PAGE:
Cover image for In the face of death : an historical horror novel
In the face of death : an historical horror novel
Yarbro, Chelsea Quinn, 1942-
BenBella Books edition.
Publication Information:
Dallas, Tex. : BenBella Books, [2001]

Physical Description:
ix, 341 pages ; 23 cm
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Madeline de Montalia, the perpetually youthful and beautiful vampire, once beloved of the Count Saint-Germain, comes to America in the 1840's to live with and study the native tribes of America, desiring to document their culture and knowledge before these are changed forever and unalterably by contact with the White Man. She had not expected she would fall in love with San Francisco Banker and US Army officer William Tecumseh Sherman in the 1850's. Now, living among the Choctaw in Georgiain the 1860's, she knows that Sherman's armies are marching through; and what will she say when they meet again after these many years? And how will she survive through some of the most horrifying events of the Civil War?

Author Notes

Chelsea Quinn Yarbro was born in Berkeley, California on September 15, 1942. She graduated from San Francisco State College in 1963 and worked as a demographic cartographer until becoming a full-time writer in 1970. She writes horror, science fiction, and fantasy novels including Time of the Fourth Horseman, To the High Redoubt, Spider Glass, Arcane Wisdome, and The Saint-Germain Cycle series. She has received several awards including a Life Achievement Award from the Horror Writers Association in 2009 and a Life Achievement Award from the World Fantasy Convention in 2014. In 1997, the Transylvanian Society of Dracula bestowed a literary knighthood on her.

(Bowker Author Biography)

Reviews 3

Booklist Review

Yarbro steps away from her St. Germaine series to follow the fortunes of one of the vampire count's many lovers, Madelaine de Montalia, whom St. Germaine fell in love with in the very first novel in the series, Hotel Transylvania0 (1978). Madelaine, also a vampire, leaves her home in London to travel to the U.S. to write a book about Indians in the mid-1800s. The country is inching toward civil war when Madelaine meets William Tecumseh Sherman, a senior officer at her bank in San Francisco. The two are immediately drawn to one another, despite the fact that Sherman is married and extremely devoted to his children. His wife is away visiting her parents, allowing the beginning of a passionate affair. Circumstance separates them when Madelaine heads off to study Indian tribes and Sherman is pulled back toward a military career, but they are fated to meet again. An engaging blend of historical fiction and romance. --Kristine Huntley Copyright 2004 Booklist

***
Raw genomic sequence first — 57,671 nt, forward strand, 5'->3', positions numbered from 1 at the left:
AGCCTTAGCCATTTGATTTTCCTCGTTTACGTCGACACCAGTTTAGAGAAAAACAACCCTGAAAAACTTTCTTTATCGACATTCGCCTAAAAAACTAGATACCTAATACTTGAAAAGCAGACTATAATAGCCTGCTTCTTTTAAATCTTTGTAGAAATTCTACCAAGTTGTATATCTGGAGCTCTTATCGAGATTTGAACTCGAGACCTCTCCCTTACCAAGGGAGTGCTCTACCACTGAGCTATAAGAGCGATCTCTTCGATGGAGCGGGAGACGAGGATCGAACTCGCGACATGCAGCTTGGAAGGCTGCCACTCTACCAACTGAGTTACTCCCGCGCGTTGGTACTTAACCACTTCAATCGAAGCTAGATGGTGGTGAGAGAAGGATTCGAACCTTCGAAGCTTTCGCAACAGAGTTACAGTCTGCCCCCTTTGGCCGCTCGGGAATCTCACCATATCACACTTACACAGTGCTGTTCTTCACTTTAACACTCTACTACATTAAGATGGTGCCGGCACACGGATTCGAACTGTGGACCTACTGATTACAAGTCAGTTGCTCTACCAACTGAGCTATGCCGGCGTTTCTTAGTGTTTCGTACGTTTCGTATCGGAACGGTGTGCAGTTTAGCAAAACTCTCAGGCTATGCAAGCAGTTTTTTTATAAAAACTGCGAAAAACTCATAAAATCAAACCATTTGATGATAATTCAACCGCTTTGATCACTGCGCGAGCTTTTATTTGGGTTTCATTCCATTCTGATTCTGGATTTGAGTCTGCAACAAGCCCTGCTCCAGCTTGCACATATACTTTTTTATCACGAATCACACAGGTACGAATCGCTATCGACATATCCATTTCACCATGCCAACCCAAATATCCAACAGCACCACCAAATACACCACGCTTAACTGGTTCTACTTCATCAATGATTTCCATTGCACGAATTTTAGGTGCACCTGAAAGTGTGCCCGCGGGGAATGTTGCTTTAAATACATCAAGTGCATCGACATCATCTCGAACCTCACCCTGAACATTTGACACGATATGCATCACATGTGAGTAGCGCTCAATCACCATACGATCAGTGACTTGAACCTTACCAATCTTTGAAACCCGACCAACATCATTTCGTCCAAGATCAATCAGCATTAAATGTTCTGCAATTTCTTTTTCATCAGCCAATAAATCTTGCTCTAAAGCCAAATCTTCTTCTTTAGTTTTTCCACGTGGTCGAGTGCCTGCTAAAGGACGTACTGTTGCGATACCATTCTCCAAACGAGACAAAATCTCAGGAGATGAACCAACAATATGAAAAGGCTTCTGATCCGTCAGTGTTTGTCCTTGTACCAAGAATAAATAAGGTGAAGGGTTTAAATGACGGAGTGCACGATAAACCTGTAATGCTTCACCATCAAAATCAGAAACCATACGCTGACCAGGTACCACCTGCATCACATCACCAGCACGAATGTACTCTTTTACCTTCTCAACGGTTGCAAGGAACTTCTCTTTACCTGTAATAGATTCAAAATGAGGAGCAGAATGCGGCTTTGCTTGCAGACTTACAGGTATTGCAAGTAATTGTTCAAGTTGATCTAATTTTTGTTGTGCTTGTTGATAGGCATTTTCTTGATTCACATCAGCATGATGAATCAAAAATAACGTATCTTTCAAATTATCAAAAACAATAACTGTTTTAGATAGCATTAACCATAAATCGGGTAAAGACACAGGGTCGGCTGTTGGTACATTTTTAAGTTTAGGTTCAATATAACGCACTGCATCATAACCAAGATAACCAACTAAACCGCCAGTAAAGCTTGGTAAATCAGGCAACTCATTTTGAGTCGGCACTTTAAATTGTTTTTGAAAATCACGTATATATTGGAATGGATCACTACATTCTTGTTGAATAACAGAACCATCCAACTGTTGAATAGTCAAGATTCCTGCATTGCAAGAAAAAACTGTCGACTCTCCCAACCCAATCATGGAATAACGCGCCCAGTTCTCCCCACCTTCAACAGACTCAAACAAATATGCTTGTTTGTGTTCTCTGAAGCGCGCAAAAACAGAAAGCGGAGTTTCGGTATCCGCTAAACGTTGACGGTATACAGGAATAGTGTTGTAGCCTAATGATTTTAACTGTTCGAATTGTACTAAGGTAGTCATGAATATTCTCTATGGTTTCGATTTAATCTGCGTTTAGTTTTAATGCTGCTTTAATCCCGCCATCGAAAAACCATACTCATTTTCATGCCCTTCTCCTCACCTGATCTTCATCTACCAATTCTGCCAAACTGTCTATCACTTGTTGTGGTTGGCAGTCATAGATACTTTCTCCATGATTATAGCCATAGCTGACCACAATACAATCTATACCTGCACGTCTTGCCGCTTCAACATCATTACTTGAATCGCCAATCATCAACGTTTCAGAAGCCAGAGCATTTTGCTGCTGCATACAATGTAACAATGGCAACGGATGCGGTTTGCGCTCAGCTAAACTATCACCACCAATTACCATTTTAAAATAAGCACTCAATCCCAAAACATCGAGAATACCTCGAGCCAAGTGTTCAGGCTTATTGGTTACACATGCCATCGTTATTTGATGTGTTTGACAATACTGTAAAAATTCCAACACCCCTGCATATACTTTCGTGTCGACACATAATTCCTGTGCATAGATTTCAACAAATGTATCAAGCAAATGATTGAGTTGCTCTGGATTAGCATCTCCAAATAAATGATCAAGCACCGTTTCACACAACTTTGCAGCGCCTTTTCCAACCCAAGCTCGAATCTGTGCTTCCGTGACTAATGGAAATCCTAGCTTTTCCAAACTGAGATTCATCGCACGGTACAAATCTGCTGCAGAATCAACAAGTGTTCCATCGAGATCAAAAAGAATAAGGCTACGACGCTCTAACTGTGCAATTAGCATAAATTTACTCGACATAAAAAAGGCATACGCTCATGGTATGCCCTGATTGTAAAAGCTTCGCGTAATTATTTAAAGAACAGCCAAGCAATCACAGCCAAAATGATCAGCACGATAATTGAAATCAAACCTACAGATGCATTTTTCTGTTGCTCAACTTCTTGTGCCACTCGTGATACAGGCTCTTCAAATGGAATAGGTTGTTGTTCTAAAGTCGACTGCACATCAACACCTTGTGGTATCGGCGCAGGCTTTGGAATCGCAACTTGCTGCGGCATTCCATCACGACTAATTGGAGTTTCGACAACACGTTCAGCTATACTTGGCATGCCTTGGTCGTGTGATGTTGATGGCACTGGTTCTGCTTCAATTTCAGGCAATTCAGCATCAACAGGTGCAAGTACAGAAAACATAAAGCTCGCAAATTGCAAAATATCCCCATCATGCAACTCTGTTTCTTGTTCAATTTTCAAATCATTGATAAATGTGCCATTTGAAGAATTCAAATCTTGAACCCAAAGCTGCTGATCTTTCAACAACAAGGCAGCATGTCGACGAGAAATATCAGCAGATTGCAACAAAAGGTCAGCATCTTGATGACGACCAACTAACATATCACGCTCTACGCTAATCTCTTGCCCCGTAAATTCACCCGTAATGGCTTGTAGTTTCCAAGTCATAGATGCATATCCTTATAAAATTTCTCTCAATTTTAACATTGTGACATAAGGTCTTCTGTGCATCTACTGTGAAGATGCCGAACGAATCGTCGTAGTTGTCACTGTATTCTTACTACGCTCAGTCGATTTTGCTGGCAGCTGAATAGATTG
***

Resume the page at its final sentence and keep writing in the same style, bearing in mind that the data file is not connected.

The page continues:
Publisher's Weekly Review

Aficionados of Yarbro's long-running Saint-Germain series (Blood Roses, etc.) will find this related novel to their liking, though its female point of view lends a different emphasis and emotional texture. French vampire Madelaine de Montalia, younger by many centuries than Saint-Germain, is not as immured to the pain of loving and losing mortals as her vampiric friend, lover and mentor. In 1845, Madelaine sets out to live with and study American Indian tribes in an effort to document their culture and knowledge before they're lost forever. (Admirably accurate research makes one wish these anthropological journals truly existed.) Arriving in 1855 San Francisco, the beautiful, charismatic Madelaine-who appears to be no more than 20 years old-and her banker, the unhappily married William Tecumseh Sherman, fall passionately in love. Madelaine eventually finds herself trapped in 1860 Alabama facing the vicissitudes of civil war. Sherman, who was actually a partner in a San Francisco bank before the Civil War, necessarily receives short shrift as a supporting character, but his role does allow Madelaine to make her points about the true meaning of undying love. Romance and history predominate in a story whose horrors, as in the Saint-Germain novels, are all of human origin. (Apr.) Forecast: First published as an e-book, this one is unlikely to appeal to vampire-romance lovers but may find an audience with historical romance readers who never read vampire fiction. The lack of sex and violence makes it less commercial than the Saint-Germain novels. (c) Copyright PWxyz, LLC. All rights reserved

Library Journal Review

In 1847, the vampire Madelaine de Montalia travels from Europe to America to pursue her studies of the American Indians. In San Francisco several years later, she meets a handsome and passionate banker named William Tecumseh Sherman and begins a liaison that lasts through one of the darkest periods of American history-the Civil War. Yarbro's latest novel featuring de Montalia, a friend of the ancient vampire Saint-Germain, incorporates meticulous historical research even as it recounts a powerful love story that transcends the darkness and savagery of war. Yarbro's many fans should enjoy this intriguing and unexpected study of one of American history's most controversial generals. A good choice for fantasy collections, particularly where vampire fiction is popular. (c) Copyright 2010. Library Journals LLC, a wholly owned subsidiary of Media Source, Inc. No redistribution permitted.